Drive on any of Belize’s four main highways and you will quickly understand how tough it is to maintain this main network connecting Belmopan and Belize City, the two key economic zones. Frequent floods impede commuting and the transportation of goods and can cut off the population for several days. It’s only going to get worse, as recent studies indicate that Belize will undergo a warming and drying trend and is expected to endure even more frequent and intense rainfalls. Seventy percent of its people live in low-lying areas prone to recurrent flooding, so reducing vulnerability to natural disasters is at the core of Belize’s development challenge.

It is a lot for one nation to face alone. That is why the government of Belize is reaching out to the international community for support and guidance on setting a path toward long-term solutions to protect its population and maintain economic prosperity. When the government of Belize approached the World Bank to support them on improving climate resilience, I was excited to see how we could apply lessons learned from other Eastern Caribbean countries involved in the PPCR to help Belize develop its own investment plan in support of a national climate-resilient development path.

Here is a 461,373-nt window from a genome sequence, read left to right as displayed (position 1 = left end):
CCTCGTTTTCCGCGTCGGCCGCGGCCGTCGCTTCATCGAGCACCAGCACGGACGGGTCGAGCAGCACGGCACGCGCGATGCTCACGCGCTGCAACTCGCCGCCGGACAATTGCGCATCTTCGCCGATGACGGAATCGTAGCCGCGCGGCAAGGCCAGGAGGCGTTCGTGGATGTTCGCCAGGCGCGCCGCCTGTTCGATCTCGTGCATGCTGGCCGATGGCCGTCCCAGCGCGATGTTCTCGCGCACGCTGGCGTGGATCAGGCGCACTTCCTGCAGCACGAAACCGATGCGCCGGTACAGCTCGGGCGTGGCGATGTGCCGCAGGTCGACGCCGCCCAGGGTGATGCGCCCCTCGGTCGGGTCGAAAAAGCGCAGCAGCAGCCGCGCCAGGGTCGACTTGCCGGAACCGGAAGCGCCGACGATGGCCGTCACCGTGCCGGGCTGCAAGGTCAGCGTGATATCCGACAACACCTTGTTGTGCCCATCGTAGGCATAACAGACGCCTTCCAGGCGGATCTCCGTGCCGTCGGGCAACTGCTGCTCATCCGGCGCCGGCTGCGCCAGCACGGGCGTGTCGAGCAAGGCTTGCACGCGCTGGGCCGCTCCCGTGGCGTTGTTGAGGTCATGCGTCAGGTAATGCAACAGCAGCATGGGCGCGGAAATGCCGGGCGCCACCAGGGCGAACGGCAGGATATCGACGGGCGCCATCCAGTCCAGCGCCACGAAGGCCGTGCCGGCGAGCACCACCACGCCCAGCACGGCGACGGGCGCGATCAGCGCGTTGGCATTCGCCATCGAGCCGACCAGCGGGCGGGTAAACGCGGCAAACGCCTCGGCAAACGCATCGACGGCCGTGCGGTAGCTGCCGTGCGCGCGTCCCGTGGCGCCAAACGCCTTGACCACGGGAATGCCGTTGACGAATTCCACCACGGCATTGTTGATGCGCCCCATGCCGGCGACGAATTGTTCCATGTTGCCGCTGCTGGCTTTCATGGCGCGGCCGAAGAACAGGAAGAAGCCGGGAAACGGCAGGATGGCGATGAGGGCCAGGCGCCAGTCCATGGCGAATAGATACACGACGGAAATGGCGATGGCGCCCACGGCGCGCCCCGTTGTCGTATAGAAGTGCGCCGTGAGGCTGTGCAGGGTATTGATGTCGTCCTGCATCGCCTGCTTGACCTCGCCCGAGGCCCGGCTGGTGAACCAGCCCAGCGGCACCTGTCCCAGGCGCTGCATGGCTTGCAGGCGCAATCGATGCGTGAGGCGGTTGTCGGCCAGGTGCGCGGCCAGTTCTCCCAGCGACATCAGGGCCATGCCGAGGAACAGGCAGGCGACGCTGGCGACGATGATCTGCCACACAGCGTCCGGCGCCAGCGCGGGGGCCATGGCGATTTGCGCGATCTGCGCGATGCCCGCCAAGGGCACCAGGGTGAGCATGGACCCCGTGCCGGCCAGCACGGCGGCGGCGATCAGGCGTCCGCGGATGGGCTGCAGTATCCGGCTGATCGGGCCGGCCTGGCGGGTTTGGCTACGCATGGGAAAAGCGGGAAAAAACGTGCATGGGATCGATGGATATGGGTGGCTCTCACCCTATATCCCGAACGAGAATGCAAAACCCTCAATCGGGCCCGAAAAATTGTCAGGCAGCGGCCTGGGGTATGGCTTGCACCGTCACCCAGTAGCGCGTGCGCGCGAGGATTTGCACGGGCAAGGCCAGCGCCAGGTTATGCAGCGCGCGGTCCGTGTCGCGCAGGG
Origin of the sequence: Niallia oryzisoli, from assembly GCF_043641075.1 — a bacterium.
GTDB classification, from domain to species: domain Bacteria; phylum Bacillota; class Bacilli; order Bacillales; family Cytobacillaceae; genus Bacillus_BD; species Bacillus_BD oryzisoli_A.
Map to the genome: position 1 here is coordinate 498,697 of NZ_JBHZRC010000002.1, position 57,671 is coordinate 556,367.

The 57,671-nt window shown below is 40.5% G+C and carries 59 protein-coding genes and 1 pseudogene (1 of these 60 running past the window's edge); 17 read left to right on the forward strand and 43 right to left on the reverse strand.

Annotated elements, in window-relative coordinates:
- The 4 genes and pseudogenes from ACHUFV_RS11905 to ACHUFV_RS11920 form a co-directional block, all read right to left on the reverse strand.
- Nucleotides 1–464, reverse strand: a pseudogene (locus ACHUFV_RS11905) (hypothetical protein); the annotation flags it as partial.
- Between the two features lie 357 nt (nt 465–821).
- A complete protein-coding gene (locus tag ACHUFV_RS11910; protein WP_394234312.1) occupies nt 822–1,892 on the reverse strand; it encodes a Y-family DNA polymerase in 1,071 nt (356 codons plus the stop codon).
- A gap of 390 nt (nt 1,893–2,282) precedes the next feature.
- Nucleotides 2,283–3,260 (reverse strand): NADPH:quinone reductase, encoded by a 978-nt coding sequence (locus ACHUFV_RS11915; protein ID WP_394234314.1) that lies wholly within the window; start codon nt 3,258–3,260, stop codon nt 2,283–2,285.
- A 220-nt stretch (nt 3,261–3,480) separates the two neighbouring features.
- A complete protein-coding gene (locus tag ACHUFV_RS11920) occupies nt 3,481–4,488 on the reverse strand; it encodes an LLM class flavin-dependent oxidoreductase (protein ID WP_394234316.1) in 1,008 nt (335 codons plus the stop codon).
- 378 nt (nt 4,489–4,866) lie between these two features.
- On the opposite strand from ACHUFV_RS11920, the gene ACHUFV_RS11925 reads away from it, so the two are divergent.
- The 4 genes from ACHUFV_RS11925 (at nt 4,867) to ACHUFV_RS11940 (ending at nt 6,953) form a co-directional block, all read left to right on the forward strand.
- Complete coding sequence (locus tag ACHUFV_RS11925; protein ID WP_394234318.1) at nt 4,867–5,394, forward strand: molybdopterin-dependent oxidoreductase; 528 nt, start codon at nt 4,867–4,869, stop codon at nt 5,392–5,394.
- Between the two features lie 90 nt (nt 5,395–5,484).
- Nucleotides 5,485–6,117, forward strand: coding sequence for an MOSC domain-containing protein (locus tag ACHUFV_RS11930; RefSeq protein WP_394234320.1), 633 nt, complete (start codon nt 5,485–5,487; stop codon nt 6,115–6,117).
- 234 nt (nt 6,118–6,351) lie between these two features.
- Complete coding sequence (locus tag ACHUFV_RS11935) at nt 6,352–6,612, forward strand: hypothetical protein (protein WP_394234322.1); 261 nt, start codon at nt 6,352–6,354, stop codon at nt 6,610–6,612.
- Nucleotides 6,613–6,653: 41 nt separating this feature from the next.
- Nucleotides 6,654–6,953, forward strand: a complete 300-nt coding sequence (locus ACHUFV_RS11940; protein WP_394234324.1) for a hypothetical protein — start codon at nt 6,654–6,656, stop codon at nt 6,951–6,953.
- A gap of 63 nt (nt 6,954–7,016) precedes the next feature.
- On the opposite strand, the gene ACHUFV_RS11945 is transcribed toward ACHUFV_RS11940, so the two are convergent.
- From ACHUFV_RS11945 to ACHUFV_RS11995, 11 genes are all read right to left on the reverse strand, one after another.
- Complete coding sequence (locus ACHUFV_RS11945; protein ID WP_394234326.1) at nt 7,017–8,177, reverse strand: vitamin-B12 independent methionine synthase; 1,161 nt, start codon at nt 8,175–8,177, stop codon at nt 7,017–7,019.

Domestic Carbon Markets Draw Attention at the Carbon Expo

Neeraj Prasad's picture

Mary Barton-Dock, director of the Climate Policy and Finance unit of the World Bank, welcomes the participants to the 10th Carbon Expo in Barcelona
Some 2000 visitors from more than 100 countries are leaving Barcelona today at the end of Carbon Expo. The meeting, now in its 10th year, got off to a great start on Wednesday with the director of the World Bank´s Climate Policy and Finance unit, Mary Barton-Dock, welcoming the participants, followed by stimulating opening remarks from Christiana Figueres, executive secretary of the UN Framework Convention on Climate Change (UNFCCC).

Figueres urged the audience to continue building carbon markets and not wait for policy perfections. She also encouraged participants to continue making the case for carbon markets to policy makers, who have committed to a global agreement on emissions by 2015. She emphasized the importance for the private sector to more loudly voice their willingness and ability to move to a low-carbon growth trajectory and compared the carbon market to a tree planted just a few years ago, not possibly imagining that today it would have sprouted 6,800 projects registered with the UNFCCC in 88 countries, representing 215 billion dollars of investment.

However, Figueres also acknowledged the importance of domestic initiatives that were putting a price on carbon, at a time when a global agreement continued to challenge policy makers.